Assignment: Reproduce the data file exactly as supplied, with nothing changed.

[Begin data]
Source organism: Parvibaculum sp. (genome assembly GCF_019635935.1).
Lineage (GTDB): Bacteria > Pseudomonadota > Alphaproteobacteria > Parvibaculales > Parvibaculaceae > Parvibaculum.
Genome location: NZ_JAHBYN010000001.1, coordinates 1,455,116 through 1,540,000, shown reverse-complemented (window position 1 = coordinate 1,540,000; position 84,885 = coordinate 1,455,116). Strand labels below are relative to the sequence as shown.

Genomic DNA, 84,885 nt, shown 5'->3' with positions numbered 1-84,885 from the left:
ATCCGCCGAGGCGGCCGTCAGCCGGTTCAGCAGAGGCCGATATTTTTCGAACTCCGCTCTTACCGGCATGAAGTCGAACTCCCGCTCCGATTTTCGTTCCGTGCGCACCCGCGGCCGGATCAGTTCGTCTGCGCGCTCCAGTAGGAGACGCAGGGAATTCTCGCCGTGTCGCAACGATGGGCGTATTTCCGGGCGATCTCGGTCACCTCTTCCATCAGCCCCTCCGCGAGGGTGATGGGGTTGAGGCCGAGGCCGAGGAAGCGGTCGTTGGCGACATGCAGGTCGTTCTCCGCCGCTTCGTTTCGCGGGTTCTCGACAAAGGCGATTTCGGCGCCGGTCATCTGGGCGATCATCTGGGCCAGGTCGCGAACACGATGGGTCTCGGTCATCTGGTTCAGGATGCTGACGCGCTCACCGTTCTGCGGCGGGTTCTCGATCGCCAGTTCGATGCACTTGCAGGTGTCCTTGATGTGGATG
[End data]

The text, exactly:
Source organism: Parvibaculum sp. (genome assembly GCF_019635935.1).
Lineage (GTDB): Bacteria > Pseudomonadota > Alphaproteobacteria > Parvibaculales > Parvibaculaceae > Parvibaculum.
Genome location: NZ_JAHBYN010000001.1, coordinates 1,455,116 through 1,540,000, shown reverse-complemented (window position 1 = coordinate 1,540,000; position 84,885 = coordinate 1,455,116). Strand labels below are relative to the sequence as shown.

Genomic DNA, 84,885 nt, shown 5'->3' with positions numbered 1-84,885 from the left:
ATCCGCCGAGGCGGCCGTCAGCCGGTTCAGCAGAGGCCGATATTTTTCGAACTCCGCTCTTACCGGCATGAAGTCGAACTCCCGCTCCGATTTTCGTTCCGTGCGCACCCGCGGCCGGATCAGTTCGTCTGCGCGCTCCAGTAGGAGACGCAGGGAATTCTCGCCGTGTCGCAACGATGGGCGTATTTCCGGGCGATCTCGGTCACCTCTTCCATCAGCCCCTCCGCGAGGGTGATGGGGTTGAGGCCGAGGCCGAGGAAGCGGTCGTTGGCGACATGCAGGTCGTTCTCCGCCGCTTCGTTTCGCGGGTTCTCGACAAAGGCGATTTCGGCGCCGGTCATCTGGGCGATCATCTGGGCCAGGTCGCGAACACGATGGGTCTCGGTCATCTGGTTCAGGATGCTGACGCGCTCACCGTTCTGCGGCGGGTTCTCGATCGCCAGTTCGATGCACTTGCAGGTGTCCTTGATGTGGATG